DARPA funds cognition, regeneration projects
- By Dawn S. Onley
- Apr 16, 2004
The Defense Advanced Research Projects Agency has chosen 11 research projects to fund under its Self-Regenerative Systems program.
The 18-month effort seeks technologies that help military systems to learn and to regenerate themselves. The chosen research will develop technologies for military computer systems that can hold up under errors or attacks.
Each of the 11 projects will receive $815,000 to $1.3 million, according to a DARPA announcement yesterday.
'SRS technology will make possible advanced military systems that remain potent for extended deployment periods even in the face of sophisticated and sustained attack,' DARPA's statement said.
The program will focus on four technology areas:
- Biologically inspired diversity: generating many variants of a system component that perform the same functions but with sufficiently different vulnerabilities that an attack can only damage a small part of the entire system. Two projects were selected, from the University of Virginia in Charlottesville, Va., and Global InfoTek Inc. of Reston, Va.
- Cognitive immunity and regeneration: techniques that recognize damage from an attack and automatically recover operational capability even under continual attacks. Three of the four projects come from the Massachusetts Institute of Technology Computer Science and Artificial Intelligence Laboratory in Cambridge, Mass.; the fourth is from Honeywell Labs of Minneapolis.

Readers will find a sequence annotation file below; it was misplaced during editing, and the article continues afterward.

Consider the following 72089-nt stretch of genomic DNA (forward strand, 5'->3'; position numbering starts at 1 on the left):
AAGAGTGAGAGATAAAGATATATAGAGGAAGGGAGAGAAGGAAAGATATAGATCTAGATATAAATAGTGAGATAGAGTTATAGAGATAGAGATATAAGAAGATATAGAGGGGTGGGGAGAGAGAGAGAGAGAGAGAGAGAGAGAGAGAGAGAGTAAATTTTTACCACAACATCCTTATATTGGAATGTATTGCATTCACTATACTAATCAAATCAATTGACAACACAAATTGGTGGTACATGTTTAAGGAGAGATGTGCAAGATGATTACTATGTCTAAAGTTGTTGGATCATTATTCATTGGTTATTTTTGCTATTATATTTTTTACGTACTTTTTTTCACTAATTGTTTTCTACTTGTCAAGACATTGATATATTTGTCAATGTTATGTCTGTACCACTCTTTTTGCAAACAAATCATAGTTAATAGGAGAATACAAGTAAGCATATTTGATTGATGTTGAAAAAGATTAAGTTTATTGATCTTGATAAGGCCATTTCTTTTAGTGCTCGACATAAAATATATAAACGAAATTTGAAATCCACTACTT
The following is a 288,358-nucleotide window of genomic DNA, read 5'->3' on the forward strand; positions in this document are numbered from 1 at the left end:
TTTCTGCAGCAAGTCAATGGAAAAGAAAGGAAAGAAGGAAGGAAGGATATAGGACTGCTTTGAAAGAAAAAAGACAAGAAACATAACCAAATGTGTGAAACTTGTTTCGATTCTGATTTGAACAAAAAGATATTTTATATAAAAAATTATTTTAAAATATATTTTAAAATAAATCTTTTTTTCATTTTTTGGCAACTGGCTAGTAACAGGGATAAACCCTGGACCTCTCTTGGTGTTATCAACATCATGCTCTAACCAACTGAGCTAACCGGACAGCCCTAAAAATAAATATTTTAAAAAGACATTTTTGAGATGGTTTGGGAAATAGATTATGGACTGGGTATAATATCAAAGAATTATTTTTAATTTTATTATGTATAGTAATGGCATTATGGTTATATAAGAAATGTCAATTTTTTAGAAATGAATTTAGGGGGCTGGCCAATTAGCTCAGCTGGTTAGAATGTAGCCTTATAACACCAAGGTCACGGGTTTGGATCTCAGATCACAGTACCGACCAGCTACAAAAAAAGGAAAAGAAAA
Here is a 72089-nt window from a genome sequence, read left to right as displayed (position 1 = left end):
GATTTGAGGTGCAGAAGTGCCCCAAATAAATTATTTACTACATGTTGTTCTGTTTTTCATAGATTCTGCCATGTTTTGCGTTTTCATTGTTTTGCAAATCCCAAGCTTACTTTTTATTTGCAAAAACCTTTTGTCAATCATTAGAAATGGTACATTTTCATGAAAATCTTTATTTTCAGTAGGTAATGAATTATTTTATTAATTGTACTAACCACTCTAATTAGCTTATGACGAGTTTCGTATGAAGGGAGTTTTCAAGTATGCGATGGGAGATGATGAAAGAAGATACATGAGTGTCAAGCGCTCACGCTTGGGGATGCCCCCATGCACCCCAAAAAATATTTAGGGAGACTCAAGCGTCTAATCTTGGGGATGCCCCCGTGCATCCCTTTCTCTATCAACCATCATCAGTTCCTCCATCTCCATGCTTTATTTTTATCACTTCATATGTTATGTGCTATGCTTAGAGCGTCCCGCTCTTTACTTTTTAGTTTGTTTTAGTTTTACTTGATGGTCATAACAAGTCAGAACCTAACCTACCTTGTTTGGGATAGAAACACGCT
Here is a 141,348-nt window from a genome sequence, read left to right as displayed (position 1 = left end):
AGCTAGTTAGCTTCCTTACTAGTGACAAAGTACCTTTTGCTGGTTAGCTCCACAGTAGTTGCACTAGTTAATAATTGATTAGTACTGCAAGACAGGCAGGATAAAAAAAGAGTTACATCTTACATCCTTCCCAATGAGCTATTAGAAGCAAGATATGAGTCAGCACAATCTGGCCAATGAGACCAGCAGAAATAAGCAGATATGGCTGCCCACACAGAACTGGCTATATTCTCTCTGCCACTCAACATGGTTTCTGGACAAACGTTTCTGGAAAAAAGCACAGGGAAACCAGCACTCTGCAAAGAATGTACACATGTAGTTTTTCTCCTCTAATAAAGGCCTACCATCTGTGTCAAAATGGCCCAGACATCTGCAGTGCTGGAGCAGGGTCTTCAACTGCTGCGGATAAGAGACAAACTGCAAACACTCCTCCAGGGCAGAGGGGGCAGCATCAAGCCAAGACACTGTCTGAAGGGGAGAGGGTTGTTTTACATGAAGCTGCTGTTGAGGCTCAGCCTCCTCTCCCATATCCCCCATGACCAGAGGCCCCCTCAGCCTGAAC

- Granular, scalable redundancy: maintaining multiple copies of selected components to swap in case of damage. The program will develop new techniques for coordinating high-performance military systems. Three projects were chosen from Carnegie Mellon University in Pittsburgh, Johns Hopkins University in Baltimore and Cornell University in Ithaca, N.Y.
- Reasoning about insider threats: technology to estimate the probability of a malicious military operator. Two projects were funded from the Massachusetts Institute of Technology Computer Science and Artificial Intelligence Laboratory in Cambridge, Mass., and Telecordia Technologies in Morristown, N.J.
More information about the SRS projects appears online